Chris Cuomo, the CNN host, participated in strategy discussions and shared a tip on at least one woman who had accused his brother, Andrew Cuomo, of sexual harassment
Thousands of pages of new evidence and sworn testimony released on Monday show the extent to which former Gov. Andrew M. Cuomo relied on a group of allies, including his younger brother, the CNN host Chris Cuomo, to strategize how to deflect and survive a cascade of sexual harassment charges that eventually engulfed him.
Beginning last December with the first public accusation by a former aide, Lindsey Boylan, the records lay out in unvarnished detail how the tight-knit group of advisers discussed a series of increasingly drastic steps to manipulate the press, discredit his accusers and retain a grip on power that became less and less tenable.
After debating the legality of the move, they agreed to pass Ms. Boylan’s personnel file to reporters, portraying her as politically motivated and unhinged. They sought — and failed — to rally dozens of former female aides to pen an op-ed defending him.
And Chris Cuomo pressed to take on a greater role in crafting his brother’s defense, including phoning into strategy calls. At one point, he even ran down a secondhand tip that another woman accusing the governor of unwanted advances at a wedding was lying. (She was not.)
The previously unseen materials, including video of the former governor answering questions under oath, were produced earlier this year by investigators working for Letitia James, New York’s attorney general, and undergirded the damning report she released in August that ultimately led to Andrew Cuomo’s resignation.
Ms. James had already released transcripts of an 11-hour interview with Mr. Cuomo and interviews with 10 women who had accused him of a range of misconduct.
Neither Mr. Cuomo nor his spokesman immediately commented on the release.
The newly released records included copies of text and email messages, as well as transcripts of depositions with many of Mr. Cuomo’s closest aides, including Melissa DeRosa, the governor’s secretary; as well as current and former legal counselors including Steven M. Cohen, Alphonso David and Jill DesRosiers.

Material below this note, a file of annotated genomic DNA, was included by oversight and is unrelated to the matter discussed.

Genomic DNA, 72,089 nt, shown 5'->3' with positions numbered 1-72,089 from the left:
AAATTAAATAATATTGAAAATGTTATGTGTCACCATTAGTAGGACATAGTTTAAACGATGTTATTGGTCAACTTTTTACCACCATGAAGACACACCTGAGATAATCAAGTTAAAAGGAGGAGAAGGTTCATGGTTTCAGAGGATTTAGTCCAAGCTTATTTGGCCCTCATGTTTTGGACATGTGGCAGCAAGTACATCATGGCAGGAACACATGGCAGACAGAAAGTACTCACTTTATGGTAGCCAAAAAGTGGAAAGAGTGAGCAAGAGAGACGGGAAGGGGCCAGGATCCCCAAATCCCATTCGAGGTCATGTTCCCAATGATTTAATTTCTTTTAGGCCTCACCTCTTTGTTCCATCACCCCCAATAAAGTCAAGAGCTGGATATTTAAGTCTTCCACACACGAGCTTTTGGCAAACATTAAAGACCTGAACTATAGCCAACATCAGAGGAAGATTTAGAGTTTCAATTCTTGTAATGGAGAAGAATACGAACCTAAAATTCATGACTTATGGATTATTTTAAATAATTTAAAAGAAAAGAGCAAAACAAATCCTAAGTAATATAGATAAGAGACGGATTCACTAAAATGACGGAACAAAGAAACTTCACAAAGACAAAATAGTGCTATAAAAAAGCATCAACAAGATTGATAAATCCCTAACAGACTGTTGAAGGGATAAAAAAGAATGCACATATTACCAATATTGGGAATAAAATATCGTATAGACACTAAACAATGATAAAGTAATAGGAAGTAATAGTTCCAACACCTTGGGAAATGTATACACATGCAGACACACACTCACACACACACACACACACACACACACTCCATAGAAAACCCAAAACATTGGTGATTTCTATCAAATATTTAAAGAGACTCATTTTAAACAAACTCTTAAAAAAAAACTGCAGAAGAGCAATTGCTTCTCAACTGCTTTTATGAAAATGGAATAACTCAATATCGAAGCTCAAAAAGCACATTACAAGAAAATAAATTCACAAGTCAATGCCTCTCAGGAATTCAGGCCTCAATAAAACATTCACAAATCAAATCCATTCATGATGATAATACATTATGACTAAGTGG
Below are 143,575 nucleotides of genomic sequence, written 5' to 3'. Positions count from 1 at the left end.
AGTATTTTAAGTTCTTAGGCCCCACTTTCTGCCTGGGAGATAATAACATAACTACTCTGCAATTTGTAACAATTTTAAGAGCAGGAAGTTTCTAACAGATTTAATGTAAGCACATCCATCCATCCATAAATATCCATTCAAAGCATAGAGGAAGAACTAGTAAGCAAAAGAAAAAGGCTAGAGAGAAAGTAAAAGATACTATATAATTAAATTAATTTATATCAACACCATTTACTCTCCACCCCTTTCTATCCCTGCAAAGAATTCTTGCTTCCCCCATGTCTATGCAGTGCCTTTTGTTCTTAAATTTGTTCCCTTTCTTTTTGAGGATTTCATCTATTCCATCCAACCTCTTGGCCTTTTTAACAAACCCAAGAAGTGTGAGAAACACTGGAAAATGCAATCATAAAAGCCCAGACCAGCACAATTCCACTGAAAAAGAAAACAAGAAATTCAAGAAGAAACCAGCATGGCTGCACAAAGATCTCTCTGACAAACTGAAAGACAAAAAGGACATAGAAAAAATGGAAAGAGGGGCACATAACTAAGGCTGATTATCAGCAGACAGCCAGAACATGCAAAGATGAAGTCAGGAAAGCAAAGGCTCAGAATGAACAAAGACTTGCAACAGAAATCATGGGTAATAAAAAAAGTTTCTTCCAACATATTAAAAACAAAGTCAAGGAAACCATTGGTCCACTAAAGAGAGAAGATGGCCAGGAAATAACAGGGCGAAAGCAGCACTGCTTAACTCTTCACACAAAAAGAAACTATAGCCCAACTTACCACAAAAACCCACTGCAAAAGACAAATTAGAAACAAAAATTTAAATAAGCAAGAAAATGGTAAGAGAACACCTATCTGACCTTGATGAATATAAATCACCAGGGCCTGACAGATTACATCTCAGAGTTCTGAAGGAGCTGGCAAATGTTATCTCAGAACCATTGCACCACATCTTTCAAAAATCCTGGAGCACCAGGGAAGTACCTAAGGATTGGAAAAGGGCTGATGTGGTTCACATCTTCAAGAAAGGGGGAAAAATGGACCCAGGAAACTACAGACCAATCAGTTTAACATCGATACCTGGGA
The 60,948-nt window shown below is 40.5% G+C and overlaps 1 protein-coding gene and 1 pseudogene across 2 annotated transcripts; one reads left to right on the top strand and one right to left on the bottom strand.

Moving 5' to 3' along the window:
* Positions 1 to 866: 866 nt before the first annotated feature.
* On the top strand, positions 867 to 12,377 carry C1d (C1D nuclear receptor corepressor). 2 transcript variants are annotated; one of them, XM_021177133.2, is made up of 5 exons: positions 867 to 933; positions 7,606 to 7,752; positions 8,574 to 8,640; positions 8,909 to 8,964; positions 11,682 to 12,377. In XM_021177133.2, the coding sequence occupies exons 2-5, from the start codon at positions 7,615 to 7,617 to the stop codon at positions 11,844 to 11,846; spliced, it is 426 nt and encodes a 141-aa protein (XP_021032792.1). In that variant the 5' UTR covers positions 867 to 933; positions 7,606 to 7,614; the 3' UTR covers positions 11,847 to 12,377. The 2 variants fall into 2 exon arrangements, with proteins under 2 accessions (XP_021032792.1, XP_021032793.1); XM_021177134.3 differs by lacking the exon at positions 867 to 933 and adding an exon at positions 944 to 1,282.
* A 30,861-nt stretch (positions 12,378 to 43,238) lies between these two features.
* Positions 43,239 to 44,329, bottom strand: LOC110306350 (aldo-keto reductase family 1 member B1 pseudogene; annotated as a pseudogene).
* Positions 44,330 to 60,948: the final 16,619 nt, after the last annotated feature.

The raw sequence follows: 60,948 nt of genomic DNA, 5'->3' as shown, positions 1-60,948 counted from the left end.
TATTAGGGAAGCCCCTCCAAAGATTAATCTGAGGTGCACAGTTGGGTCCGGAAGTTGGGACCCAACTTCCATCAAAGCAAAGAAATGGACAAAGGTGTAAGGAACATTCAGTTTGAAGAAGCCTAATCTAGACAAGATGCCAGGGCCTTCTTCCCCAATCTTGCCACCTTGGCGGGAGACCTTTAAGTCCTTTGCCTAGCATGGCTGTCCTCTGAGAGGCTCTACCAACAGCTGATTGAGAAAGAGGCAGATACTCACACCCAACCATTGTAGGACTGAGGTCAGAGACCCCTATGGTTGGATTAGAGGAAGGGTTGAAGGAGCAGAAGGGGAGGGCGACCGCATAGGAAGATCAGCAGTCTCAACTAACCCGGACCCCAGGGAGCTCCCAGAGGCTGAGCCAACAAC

When the governor’s fate was first thrown into doubt earlier this year amid mounting accusations, many of them assembled in person at the Executive Mansion in Albany for a de facto war council despite the raging pandemic, Linda Lacewell, a former top aide, told investigators. Many of the attendees, including the pollster Jefrey Pollack and the political consultant Lis Smith, ended up staying overnight.
“I think as part of the human condition when you — when you feel like you’re in battle you turn to those you trust,” Richard Azzopardi, the governor’s top spokesman, told investigators.
One of the people was clearly Chris Cuomo, who appears to have played a larger role than he has admitted to or has been previously known.
As the situation started to accelerate, my brother asked me to be in the loop,” Chris Cuomo told investigators in a six-hour interview last July. He said he saw himself as a “satellite” of his brother’s more formal advisers.
Chris Cuomo insisted to investigators that he had never manipulated coverage or spun other journalists to benefit his brother. And he has told viewers of his show that he acted only as a brother to be a sounding board “to listen and to offer my take,” advising him to tell the truth, whatever it was, and eventually to resign.
But as a working journalist with a vast network of sources in and outside of media, text messages, emails and testimony collected by investigators show Mr. Cuomo proved to be more valuable than just that to those trying to help the governor cling to power. He also argued strenuously against his brother resigning before a full investigation was conducted.
For example, when Ms. DeRosa was trying to keep tabs in early March on journalists working to uncover stories of harassment, she turned to Chris Cuomo for intelligence.
“On it,” Mr. Cuomo wrote back after one such request. A few days later, Ms. DeRosa wrote to the governor’s brother that she had heard Ronan Farrow of The New Yorker was “getting ready to move” a story. “Can u check your sources?”
CNN did not immediately respond to a request for comment.
In text messages with Ms. DeRosa in March, Mr. Cuomo said he was in a “panic” about how the governor’s team was handling the accusations and pleaded to “let me help with the prep” before drafting his own proposed statements for the governor to read.
He pleaded with Ms. DeRosa to “trust me” and outside advisers like Ms. Smith and Mr. Pollack, and to “stop hiding” details from him.
“We are making mistakes we can’t afford,” Mr. Cuomo wrote at one point.
And he used his contacts to try to aid the defense in other ways. After The New York Times reported in early March that the governor had made an unwanted advance on a young woman at a wedding, Chris Cuomo had texted Ms. DeRosa to say, “I have a lead on the wedding girl,” who he believed had been acting maliciously to damage the governor.
The lead turned out to be bunk, he told investigators.